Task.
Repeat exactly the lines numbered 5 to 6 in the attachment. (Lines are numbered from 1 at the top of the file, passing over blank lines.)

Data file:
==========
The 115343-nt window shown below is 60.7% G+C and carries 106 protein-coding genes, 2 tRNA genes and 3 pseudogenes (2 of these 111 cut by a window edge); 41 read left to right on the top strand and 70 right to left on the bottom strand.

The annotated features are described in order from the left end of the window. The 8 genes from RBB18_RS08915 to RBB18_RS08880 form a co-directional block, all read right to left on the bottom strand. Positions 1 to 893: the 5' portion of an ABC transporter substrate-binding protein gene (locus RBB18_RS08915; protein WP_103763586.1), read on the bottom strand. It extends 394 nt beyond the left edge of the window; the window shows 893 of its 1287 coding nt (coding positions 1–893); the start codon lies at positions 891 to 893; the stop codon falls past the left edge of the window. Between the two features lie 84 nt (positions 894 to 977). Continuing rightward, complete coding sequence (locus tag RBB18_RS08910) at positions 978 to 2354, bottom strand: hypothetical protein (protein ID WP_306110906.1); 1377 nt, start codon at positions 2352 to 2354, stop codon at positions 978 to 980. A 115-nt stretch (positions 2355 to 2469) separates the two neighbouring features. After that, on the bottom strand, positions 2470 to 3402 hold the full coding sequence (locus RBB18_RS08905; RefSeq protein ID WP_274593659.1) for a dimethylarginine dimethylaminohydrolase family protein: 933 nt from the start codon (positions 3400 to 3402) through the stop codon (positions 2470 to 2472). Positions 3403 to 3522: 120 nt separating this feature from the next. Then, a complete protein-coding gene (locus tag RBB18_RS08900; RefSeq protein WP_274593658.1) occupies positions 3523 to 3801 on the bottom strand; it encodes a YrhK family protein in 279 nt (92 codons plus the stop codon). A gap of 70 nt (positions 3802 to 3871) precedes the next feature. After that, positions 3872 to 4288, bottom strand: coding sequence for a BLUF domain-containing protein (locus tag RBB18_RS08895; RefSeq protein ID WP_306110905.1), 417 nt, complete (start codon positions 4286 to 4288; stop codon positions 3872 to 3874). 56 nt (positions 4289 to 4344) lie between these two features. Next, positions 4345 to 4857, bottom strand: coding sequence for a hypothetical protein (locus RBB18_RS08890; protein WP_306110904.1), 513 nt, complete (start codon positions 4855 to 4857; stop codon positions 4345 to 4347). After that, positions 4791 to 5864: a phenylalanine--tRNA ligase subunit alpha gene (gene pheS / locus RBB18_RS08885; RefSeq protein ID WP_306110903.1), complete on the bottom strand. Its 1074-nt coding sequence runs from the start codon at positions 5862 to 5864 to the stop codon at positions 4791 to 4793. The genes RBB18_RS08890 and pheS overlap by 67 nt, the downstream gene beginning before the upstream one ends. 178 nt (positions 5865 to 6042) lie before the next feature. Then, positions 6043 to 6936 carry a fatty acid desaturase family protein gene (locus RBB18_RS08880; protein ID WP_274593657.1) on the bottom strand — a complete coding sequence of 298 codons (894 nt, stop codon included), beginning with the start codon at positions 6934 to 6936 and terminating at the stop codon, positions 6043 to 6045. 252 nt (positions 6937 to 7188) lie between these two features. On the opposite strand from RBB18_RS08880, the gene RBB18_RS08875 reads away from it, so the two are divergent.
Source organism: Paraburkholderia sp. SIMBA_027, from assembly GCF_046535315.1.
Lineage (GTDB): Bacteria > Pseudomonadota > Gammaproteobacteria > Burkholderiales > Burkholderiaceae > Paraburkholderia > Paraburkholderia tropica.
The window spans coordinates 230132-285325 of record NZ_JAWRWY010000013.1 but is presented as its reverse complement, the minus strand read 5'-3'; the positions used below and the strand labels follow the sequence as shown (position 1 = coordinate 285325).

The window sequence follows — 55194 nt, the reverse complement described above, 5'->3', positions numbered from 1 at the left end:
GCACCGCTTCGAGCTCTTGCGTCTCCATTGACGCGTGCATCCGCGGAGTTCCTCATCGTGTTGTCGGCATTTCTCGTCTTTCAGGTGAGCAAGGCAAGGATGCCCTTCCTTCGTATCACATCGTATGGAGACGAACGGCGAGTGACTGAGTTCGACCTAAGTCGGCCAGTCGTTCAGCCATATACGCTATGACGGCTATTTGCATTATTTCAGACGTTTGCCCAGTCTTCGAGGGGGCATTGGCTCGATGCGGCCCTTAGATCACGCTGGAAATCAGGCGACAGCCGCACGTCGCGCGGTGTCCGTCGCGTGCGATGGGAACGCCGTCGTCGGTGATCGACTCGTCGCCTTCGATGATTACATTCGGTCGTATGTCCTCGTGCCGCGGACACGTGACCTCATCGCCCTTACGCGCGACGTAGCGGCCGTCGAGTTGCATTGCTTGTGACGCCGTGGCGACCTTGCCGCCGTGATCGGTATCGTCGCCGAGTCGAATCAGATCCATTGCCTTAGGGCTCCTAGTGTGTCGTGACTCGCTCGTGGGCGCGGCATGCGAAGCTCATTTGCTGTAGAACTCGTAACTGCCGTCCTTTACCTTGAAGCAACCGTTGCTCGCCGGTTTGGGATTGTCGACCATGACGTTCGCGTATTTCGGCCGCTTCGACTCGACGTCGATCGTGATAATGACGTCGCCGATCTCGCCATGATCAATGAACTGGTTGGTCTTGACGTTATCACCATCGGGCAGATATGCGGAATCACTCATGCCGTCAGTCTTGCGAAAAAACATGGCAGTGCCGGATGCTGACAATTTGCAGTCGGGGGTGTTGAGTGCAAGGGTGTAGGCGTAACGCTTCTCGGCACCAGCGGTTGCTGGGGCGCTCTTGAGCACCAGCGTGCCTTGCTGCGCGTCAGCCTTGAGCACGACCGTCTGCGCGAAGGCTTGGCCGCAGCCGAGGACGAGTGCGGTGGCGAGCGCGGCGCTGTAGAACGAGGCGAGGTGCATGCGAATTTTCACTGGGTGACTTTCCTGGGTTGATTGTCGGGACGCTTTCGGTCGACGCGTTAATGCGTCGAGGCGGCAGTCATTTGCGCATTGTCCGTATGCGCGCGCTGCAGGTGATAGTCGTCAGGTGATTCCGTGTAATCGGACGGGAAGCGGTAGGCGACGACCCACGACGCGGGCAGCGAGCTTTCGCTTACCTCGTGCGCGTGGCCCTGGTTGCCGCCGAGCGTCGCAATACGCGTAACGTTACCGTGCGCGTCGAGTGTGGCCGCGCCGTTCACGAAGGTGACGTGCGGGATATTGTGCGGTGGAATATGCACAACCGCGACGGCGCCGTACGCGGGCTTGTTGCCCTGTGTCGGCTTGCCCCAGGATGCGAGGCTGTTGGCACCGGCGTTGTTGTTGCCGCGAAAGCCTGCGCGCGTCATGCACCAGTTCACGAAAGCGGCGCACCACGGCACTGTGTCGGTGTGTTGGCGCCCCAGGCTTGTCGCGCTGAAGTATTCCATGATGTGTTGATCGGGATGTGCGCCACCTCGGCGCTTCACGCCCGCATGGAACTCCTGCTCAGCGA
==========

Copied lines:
The window spans coordinates 230132-285325 of record NZ_JAWRWY010000013.1 but is presented as its reverse complement, the minus strand read 5'-3'; the positions used below and the strand labels follow the sequence as shown (position 1 = coordinate 285325).

The window sequence follows — 55194 nt, the reverse complement described above, 5'->3', positions numbered from 1 at the left end: